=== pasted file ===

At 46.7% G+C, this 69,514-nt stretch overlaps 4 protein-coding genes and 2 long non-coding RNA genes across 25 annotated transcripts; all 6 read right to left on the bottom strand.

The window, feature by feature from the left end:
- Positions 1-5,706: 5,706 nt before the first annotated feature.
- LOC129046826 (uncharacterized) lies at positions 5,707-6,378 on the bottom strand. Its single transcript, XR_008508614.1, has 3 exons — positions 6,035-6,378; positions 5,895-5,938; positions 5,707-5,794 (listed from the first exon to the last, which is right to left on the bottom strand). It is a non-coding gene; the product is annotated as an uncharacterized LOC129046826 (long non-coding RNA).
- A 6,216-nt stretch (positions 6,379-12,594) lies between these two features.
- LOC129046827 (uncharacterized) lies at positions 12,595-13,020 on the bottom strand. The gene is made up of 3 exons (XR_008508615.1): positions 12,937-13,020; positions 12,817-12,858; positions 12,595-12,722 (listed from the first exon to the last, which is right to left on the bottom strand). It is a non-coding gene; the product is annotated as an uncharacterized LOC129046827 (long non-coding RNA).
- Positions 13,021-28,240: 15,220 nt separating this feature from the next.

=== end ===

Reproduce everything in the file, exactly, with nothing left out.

At 46.7% G+C, this 69,514-nt stretch overlaps 4 protein-coding genes and 2 long non-coding RNA genes across 25 annotated transcripts; all 6 read right to left on the bottom strand.

The window, feature by feature from the left end:
- Positions 1-5,706: 5,706 nt before the first annotated feature.
- LOC129046826 (uncharacterized) lies at positions 5,707-6,378 on the bottom strand. Its single transcript, XR_008508614.1, has 3 exons — positions 6,035-6,378; positions 5,895-5,938; positions 5,707-5,794 (listed from the first exon to the last, which is right to left on the bottom strand). It is a non-coding gene; the product is annotated as an uncharacterized LOC129046826 (long non-coding RNA).
- A 6,216-nt stretch (positions 6,379-12,594) lies between these two features.
- LOC129046827 (uncharacterized) lies at positions 12,595-13,020 on the bottom strand. The gene is made up of 3 exons (XR_008508615.1): positions 12,937-13,020; positions 12,817-12,858; positions 12,595-12,722 (listed from the first exon to the last, which is right to left on the bottom strand). It is a non-coding gene; the product is annotated as an uncharacterized LOC129046827 (long non-coding RNA).
- Positions 13,021-28,240: 15,220 nt separating this feature from the next.